Theosophical Encyclopedia

Evans-Wentz, Walter Yeeling (1878-1965)

Orientalist, authority on comparative religion, editor and translator of Tibetan religious scriptures, Walter Evans-Wentz was born in New Jersey to parents who were freethinkers and Spiritualists. He joined the Theosophical Society, Point Loma, in 1902 and was encouraged by Katherine Tingley to pursue his education at Stanford University in California. There he received his Master's degree in 1906 and afterwards continued his studies at Oxford University, where he wrote his first book, The Fairy-Faith in Celtic Countries. 

During his many travels in the Far East, Evans-Wentz studied for several years in Tibet, where he was ordained as a Buddhist monk. In 1918 Evans-Wentz stayed at the international headquarters of the Theosophical Society in Adyar, where he had discussions with Annie Besant. While in India he met Alice Cleather, a Theosophical writer and lecturer, who was then living at Darjeeling. In 1923 he returned to Point Loma and worked there with Tingley. In 1927 he published The Tibetan Book of the Dead, the first book to describe the teachings of Tibetan Buddhism for the Western public. In this book he submitted evidence that Blavatsky was intimately acquainted with the higher lamaistic teachings.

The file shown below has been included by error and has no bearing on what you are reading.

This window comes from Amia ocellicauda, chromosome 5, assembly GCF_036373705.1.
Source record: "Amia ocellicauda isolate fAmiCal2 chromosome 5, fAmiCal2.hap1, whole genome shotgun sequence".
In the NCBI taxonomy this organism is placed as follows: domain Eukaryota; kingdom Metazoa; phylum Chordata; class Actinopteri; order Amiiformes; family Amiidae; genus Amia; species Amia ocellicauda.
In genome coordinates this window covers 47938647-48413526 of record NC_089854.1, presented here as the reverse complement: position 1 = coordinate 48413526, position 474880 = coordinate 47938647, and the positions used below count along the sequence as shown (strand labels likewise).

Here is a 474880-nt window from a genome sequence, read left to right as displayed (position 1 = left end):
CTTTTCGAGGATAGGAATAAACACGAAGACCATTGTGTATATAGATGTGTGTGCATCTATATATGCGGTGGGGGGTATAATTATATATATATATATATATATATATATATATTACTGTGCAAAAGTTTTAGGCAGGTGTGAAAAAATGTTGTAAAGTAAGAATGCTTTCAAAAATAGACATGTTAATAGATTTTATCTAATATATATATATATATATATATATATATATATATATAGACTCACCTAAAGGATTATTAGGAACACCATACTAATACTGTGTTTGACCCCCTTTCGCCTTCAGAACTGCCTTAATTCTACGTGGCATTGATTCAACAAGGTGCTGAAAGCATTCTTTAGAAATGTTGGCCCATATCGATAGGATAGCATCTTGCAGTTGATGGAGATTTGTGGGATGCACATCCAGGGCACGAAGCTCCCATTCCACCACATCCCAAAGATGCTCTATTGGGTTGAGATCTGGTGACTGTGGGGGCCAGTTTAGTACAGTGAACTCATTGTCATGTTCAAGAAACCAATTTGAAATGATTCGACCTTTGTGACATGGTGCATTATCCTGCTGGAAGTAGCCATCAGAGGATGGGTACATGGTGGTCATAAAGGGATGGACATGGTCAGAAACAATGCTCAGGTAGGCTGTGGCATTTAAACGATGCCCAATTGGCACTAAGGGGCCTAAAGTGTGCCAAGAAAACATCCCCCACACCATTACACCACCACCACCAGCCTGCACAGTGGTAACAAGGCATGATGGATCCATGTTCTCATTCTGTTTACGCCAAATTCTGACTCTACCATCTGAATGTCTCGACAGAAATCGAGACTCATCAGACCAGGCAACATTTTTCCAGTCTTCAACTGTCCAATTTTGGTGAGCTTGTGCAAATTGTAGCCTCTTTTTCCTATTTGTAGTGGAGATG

Evans-Wentz died in San Diego in 1965. His works include The Tibetan Book of the Dead (1927), Tibet's Great Yogi, Milarepa (1928), Tibetan Yoga and Secret Doctrines (1935), and The Tibetan Book of the Great Liberation (1954).

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